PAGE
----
Difficult times call for bold leadership. That is what Roger Penske and his team are attempting to do as they guide the Indianapolis Motor Speedway, the Indianapolis 500 and IndyCar through one of the most uncertain times in history.
Because of the ongoing COVID-19 pandemic, the 104th Indianapolis 500 was rescheduled for Aug. 23.
When the Hulman-George family announced it was selling the Indianapolis Motor Speedway, Indy 500, IndyCar and IMS Productions on Nov. 4, it marked the end of an era. That era started when Tony Hulman saved the speedway from extinction when he purchased it from Eddie Rickenbacker in 1945.
The end of 74 years of leadership by the Hulman-George family became official on Jan. 6. The transfer of sale to Penske Corp. brought with it a tremendous sense of optimism and momentum for IndyCar and the Indy 500.
Penske was willing to invest in modernizing and improving Indianapolis Motor Speedway. With his tremendous business sense, Penske was set to transform the historic facility and the Indy 500 into a showcase for the future.
Although the NTT IndyCar Series has been parked since the March 13 postponement of the Firestone Grand Prix of St. Petersburg, Penske continues to work toward improving the series and the speedway during the prolonged shutdown.
Difficult times call for difficult decisions, though. Penske took a 100-percent pay cut during the shutdown, along with Penske Corp. President Rob Kurnick. Senior management had to take a 25-percent pay reduction. Staff members took a 20-percent cut while others were furloughed with the intention of returning to work in 60 days.
Penske Corp. is an international operation with more than 60,000 employees around the world. It is heavily involved in the transportation and automotive industries, in addition to the auto racing teams.
Penske and his corporation prepared to weather the storm and minimize the damage.
When Penske purchased IMS, the Indy 500 and IndyCar, it was not a short-term deal. It will continue as part of Penske Corp. in the future with his son, Greg, eventually in charge.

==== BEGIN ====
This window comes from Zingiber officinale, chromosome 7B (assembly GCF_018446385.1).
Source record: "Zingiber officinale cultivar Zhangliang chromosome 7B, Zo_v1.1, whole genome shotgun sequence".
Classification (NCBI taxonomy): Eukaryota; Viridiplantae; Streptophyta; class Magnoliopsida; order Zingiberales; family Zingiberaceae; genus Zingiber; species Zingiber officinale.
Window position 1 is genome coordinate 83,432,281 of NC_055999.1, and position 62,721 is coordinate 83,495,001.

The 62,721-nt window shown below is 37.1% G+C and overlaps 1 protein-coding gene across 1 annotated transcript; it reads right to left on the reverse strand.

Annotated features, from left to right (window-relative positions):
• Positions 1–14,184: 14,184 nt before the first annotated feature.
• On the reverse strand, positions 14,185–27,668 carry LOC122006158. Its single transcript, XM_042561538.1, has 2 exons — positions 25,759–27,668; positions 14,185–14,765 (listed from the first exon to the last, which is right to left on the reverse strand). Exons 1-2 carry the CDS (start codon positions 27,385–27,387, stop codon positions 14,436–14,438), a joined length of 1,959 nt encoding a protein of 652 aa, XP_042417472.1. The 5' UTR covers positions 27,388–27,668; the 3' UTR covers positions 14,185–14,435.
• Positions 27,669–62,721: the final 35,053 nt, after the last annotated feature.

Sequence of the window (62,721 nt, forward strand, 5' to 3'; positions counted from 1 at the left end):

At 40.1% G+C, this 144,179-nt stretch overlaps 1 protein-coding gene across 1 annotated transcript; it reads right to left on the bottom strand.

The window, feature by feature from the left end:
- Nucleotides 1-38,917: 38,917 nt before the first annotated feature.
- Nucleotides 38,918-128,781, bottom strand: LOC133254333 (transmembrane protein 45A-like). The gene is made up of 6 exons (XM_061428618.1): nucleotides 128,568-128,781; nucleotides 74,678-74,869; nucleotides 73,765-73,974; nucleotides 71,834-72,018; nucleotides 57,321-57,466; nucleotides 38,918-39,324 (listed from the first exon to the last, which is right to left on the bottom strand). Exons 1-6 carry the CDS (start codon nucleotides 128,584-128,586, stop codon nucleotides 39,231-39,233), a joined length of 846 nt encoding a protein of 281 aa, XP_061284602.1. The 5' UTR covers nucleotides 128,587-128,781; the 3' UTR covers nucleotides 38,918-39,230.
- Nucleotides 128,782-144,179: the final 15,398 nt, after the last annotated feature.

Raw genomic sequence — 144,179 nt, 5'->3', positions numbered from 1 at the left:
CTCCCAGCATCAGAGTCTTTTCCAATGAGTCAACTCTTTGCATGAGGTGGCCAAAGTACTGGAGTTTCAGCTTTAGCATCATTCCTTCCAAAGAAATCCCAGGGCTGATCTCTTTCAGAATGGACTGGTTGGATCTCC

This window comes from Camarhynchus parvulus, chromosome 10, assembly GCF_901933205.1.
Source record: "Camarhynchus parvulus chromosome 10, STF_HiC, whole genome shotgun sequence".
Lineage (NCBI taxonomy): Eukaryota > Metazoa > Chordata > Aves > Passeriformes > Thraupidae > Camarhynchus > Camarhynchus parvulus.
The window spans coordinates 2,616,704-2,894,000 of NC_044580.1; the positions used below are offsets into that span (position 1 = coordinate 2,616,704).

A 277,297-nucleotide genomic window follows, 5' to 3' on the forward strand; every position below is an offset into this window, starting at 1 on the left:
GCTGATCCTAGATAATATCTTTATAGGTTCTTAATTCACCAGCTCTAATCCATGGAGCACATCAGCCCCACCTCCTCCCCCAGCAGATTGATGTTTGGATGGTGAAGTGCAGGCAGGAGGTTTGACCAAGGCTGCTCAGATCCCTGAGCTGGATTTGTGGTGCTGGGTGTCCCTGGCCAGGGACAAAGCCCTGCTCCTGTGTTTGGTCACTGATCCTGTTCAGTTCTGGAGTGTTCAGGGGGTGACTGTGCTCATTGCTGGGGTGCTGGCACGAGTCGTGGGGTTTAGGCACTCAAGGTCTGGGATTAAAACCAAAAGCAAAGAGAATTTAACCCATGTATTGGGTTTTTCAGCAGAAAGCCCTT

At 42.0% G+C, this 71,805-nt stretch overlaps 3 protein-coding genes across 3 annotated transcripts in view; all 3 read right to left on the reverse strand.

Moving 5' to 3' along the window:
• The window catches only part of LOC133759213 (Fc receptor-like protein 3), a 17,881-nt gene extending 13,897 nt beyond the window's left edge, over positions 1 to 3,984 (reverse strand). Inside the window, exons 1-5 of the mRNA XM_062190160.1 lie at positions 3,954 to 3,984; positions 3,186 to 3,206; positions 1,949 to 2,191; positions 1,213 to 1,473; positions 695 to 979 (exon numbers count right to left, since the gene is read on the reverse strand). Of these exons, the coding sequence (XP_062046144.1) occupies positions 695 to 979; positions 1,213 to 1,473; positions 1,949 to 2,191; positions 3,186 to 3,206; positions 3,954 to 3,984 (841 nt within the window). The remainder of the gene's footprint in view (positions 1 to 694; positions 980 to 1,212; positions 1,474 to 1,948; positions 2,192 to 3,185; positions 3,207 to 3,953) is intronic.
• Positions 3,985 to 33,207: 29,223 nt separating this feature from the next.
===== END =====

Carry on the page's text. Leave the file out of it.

Other key Penske Corp. senior management who are heavily involved in IMS and IndyCar include Bud Denker and Jonathan Gibson. Former Hulman & Co. CEO Mark Miles has been retained as Penske Entertainment CEO. Jay Frye is president of IndyCar and Doug Boles remains president of Indianapolis Motor Speedway.
These men continue to work in an effort to give IndyCar a running start when the 2020 season finally begins and to ensure the delayed 104th Indianapolis 500 is a showstopping spectacle.
Prior to the shutdown, Penske and his team announced significant upgrades to Indianapolis Motor Speedway that would be finished in time for this year’s Indy 500.
According to Penske, it was three degrees that morning in Indianapolis when he walked the IMS property, looking at placement for a series of new video and informational boards that will benefit spectators.
A series of impressive infrastructure improvements will also be made, including more than 30 additional large-screen video boards with 24 of those located along the paddock seating.
Another addition is the IMS Media Wall. This video board, measuring 100 feet wide by 20 feet tall, will be installed at the base of the Pagoda. It will face the Pagoda Plaza and serve as the cornerstone of a plan to transform the popular gathering area for fans. It will also provide data-driven race insight to fans from NTT.
Pedestrian traffic on Georgetown Road will be widened by two lanes to make ingress and egress easier for more than half of the venue’s race-day customers.
More than 125 restrooms are being renovated inside IMS. New pavement will be added to the Parcel B lot near the main gate to improve the parking experience and create a cleaner look for the “front door” of the facility. Approximately three miles of fencing will also be added on the grounds.
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